Having a Western teacher can translate into a huge boost in income for schools in China. This is especially true in less-prominent areas that don’t see a lot of foreign teachers. Teaching scams in China all basically revolve around recruiting foreign teachers – sometimes, they’ll just do everything they can to lock a foreigner into a teaching contract they can’t get out of.
Here’s how they do that:
The dodgy school employer
For desperate/unscrupulous employers, the pull can be too hard to resist. So they’ll start cutting corners, making empty promises and doing all sorts of (oftentimes) illegal stuff. Like telling you to travel to China on a tourist visa knowing well that it’s illegal for foreigners to work on such a visa. Some schools will ask to do this because it’s easier for them to do it in China rather than anywhere else.
Or they’ll promise you an astronomical salary that you know is well above your skills, qualifications and experience. Basically, you get a teaching job offer that sounds too good to be true. Sure, sometimes you can get lucky but the chance is higher that it’s a teaching scam. Best do your research and, if you aren’t sure you can trust them, then don’t!
How can you tell the genuine schools from the disingenuous ones? Well, it can be extremely difficult, especially if you don’t have experience.
Bottom line: get your Z visa in your home country or country of current residence
What can happen: anything from having your pay withheld to threatening to turn you into immigration. Or being carted off to teach in some obscure location you never agreed to. The apartment you were offered will turn out to be a dive. You’ll work twice as many hours as promised and, basically, you’ll suffer the pits of teaching hell. The worst part? If you signed their contract, there’s (almost) nothing you can do about it. Be VERY diligent in your research and only work for reputable employers with good reputations.
In other instances, it’s the recruiter that’s the scam artist.
The dodgy recruiter
Unprofessional scam-artist recruiters will promise you the best teaching job in China and, half-way through the process, will ask for just a little down-payment for their services. Hand over money to a teaching recruiter and we can guarantee you’ll never hear from them again. This is the most common kind of teaching scam in China and the sad part is that it always targets new and inexperience teachers. It targets young people who are just looking into the possibility of teaching abroad for the very first. What a travesty! How heartbreaking to know that some have been turned off the prospect of teaching abroad because they simply ran into an unsavoury recruiter.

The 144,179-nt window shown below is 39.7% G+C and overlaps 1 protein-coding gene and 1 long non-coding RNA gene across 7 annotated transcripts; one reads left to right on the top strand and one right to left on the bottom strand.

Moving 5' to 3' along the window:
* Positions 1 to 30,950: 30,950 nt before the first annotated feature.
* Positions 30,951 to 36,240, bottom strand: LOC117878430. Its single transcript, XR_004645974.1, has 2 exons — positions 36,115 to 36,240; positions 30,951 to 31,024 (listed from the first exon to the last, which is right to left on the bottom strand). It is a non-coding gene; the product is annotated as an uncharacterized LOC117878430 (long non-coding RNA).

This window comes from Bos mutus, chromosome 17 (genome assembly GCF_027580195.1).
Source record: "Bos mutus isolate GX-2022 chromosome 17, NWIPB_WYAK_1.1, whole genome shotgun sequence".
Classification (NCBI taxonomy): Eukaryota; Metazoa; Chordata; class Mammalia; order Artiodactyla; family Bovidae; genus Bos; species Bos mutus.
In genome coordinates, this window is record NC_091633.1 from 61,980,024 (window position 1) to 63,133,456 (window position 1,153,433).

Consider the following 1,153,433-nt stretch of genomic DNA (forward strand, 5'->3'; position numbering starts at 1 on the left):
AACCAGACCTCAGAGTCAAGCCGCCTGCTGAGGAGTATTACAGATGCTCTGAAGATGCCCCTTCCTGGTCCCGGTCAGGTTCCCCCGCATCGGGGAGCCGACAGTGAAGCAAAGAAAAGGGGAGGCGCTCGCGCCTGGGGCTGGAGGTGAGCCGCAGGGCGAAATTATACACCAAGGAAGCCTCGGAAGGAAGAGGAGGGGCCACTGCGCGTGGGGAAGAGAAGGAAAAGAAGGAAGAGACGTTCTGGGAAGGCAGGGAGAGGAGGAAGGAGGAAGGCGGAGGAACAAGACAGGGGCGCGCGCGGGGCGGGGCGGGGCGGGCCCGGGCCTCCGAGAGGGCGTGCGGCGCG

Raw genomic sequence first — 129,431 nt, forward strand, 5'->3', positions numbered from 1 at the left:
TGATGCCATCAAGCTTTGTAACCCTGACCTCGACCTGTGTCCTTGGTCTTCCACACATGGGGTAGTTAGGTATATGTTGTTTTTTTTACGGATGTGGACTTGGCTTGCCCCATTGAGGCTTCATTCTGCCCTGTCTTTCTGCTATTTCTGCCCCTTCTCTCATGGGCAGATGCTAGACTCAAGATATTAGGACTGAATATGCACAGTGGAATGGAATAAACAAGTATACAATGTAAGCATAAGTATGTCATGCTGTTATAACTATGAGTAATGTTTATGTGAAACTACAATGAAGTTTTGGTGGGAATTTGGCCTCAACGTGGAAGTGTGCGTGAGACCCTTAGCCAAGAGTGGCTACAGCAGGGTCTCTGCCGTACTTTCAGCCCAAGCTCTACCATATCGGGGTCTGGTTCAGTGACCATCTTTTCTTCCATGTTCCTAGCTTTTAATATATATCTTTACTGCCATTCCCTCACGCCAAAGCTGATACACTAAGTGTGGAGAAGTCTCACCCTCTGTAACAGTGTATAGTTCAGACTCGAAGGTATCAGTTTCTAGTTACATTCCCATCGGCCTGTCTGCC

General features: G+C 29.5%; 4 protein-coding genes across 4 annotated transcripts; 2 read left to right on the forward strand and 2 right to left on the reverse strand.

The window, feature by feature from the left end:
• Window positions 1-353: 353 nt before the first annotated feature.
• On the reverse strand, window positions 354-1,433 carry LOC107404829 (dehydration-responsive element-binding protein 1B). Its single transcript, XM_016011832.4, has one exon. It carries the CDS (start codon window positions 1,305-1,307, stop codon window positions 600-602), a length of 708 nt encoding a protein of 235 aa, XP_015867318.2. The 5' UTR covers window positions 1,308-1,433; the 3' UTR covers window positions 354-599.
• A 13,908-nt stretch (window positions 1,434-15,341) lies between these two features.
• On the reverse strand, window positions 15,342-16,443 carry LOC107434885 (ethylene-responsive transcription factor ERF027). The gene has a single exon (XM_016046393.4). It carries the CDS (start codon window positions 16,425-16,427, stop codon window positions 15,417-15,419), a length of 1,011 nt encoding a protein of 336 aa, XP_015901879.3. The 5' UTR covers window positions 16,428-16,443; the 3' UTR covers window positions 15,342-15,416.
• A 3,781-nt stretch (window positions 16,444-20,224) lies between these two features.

What can happen: Aside from being scammed out of some money (bad enough) a dodgy recruiter can work in co-hoots with a dodgy school so you get hammered on both sides. You lose money AND, when you get in China, you’re at the mercy of an unethical employer (see above).
This is a general overview of the scamming situation and, as you can see, it can be pretty broad and also quite bleak. It’s not always about money and it’s not always about putting you in terrible working conditions that you can’t get out of. Sometimes, it’s both. But there is one thing to remember:
The overwhelming majority who teach in China LEGALLY with a REPUTABLE school will encounter very few problems.
Here’s how to avoid falling victim to one (or several) teaching in China scams: